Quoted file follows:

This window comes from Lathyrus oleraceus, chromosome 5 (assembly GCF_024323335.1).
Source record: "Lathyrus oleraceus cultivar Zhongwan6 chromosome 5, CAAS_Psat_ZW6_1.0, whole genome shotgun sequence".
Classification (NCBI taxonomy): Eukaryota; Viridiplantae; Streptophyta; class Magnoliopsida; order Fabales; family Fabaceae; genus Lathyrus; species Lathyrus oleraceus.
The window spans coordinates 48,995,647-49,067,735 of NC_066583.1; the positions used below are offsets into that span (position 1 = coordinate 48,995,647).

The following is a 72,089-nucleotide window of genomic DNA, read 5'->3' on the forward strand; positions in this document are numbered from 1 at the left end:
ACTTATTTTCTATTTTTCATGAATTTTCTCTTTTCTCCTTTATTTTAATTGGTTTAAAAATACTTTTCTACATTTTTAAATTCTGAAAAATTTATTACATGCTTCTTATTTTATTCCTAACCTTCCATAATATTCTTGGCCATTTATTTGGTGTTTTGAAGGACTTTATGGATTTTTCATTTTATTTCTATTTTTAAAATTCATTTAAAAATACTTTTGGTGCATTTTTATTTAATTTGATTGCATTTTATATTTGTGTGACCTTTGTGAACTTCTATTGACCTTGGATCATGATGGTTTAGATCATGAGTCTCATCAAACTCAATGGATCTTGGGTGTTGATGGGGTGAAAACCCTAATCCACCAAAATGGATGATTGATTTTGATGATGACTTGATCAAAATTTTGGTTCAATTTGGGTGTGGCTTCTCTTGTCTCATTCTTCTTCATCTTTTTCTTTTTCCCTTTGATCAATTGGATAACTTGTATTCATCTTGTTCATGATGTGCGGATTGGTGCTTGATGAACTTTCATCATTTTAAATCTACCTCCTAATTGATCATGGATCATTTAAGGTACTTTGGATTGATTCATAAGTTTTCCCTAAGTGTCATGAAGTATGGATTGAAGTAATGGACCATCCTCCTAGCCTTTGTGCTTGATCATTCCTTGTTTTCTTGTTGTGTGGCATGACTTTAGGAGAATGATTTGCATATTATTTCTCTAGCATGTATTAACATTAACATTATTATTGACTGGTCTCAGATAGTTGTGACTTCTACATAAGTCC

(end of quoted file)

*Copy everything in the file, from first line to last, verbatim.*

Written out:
This window comes from Lathyrus oleraceus, chromosome 5 (assembly GCF_024323335.1).
Source record: "Lathyrus oleraceus cultivar Zhongwan6 chromosome 5, CAAS_Psat_ZW6_1.0, whole genome shotgun sequence".
Classification (NCBI taxonomy): Eukaryota; Viridiplantae; Streptophyta; class Magnoliopsida; order Fabales; family Fabaceae; genus Lathyrus; species Lathyrus oleraceus.
The window spans coordinates 48,995,647-49,067,735 of NC_066583.1; the positions used below are offsets into that span (position 1 = coordinate 48,995,647).

The following is a 72,089-nucleotide window of genomic DNA, read 5'->3' on the forward strand; positions in this document are numbered from 1 at the left end:
ACTTATTTTCTATTTTTCATGAATTTTCTCTTTTCTCCTTTATTTTAATTGGTTTAAAAATACTTTTCTACATTTTTAAATTCTGAAAAATTTATTACATGCTTCTTATTTTATTCCTAACCTTCCATAATATTCTTGGCCATTTATTTGGTGTTTTGAAGGACTTTATGGATTTTTCATTTTATTTCTATTTTTAAAATTCATTTAAAAATACTTTTGGTGCATTTTTATTTAATTTGATTGCATTTTATATTTGTGTGACCTTTGTGAACTTCTATTGACCTTGGATCATGATGGTTTAGATCATGAGTCTCATCAAACTCAATGGATCTTGGGTGTTGATGGGGTGAAAACCCTAATCCACCAAAATGGATGATTGATTTTGATGATGACTTGATCAAAATTTTGGTTCAATTTGGGTGTGGCTTCTCTTGTCTCATTCTTCTTCATCTTTTTCTTTTTCCCTTTGATCAATTGGATAACTTGTATTCATCTTGTTCATGATGTGCGGATTGGTGCTTGATGAACTTTCATCATTTTAAATCTACCTCCTAATTGATCATGGATCATTTAAGGTACTTTGGATTGATTCATAAGTTTTCCCTAAGTGTCATGAAGTATGGATTGAAGTAATGGACCATCCTCCTAGCCTTTGTGCTTGATCATTCCTTGTTTTCTTGTTGTGTGGCATGACTTTAGGAGAATGATTTGCATATTATTTCTCTAGCATGTATTAACATTAACATTATTATTGACTGGTCTCAGATAGTTGTGACTTCTACATAAGTCC